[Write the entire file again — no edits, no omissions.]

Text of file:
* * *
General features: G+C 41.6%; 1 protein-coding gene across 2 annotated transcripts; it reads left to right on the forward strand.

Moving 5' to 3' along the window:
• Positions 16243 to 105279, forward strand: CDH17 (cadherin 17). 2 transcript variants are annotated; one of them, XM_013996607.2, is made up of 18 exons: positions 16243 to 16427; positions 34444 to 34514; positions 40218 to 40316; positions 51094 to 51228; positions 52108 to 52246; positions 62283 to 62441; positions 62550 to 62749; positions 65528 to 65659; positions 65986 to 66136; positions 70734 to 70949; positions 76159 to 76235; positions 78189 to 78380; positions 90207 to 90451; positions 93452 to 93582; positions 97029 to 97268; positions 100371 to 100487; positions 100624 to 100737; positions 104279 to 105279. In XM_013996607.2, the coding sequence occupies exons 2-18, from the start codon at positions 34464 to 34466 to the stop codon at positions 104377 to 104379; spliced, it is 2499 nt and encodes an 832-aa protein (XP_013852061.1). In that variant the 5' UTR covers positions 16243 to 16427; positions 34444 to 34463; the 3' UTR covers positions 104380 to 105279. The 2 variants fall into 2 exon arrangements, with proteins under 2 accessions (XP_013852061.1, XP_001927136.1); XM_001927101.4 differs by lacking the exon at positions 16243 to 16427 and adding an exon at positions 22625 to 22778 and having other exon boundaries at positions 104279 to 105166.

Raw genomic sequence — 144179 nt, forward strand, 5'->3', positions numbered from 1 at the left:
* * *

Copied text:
General features: G+C 41.6%; 1 protein-coding gene across 2 annotated transcripts; it reads left to right on the forward strand.

Moving 5' to 3' along the window:
• Positions 16243 to 105279, forward strand: CDH17 (cadherin 17). 2 transcript variants are annotated; one of them, XM_013996607.2, is made up of 18 exons: positions 16243 to 16427; positions 34444 to 34514; positions 40218 to 40316; positions 51094 to 51228; positions 52108 to 52246; positions 62283 to 62441; positions 62550 to 62749; positions 65528 to 65659; positions 65986 to 66136; positions 70734 to 70949; positions 76159 to 76235; positions 78189 to 78380; positions 90207 to 90451; positions 93452 to 93582; positions 97029 to 97268; positions 100371 to 100487; positions 100624 to 100737; positions 104279 to 105279. In XM_013996607.2, the coding sequence occupies exons 2-18, from the start codon at positions 34464 to 34466 to the stop codon at positions 104377 to 104379; spliced, it is 2499 nt and encodes an 832-aa protein (XP_013852061.1). In that variant the 5' UTR covers positions 16243 to 16427; positions 34444 to 34463; the 3' UTR covers positions 104380 to 105279. The 2 variants fall into 2 exon arrangements, with proteins under 2 accessions (XP_013852061.1, XP_001927136.1); XM_001927101.4 differs by lacking the exon at positions 16243 to 16427 and adding an exon at positions 22625 to 22778 and having other exon boundaries at positions 104279 to 105166.

Raw genomic sequence — 144179 nt, forward strand, 5'->3', positions numbered from 1 at the left: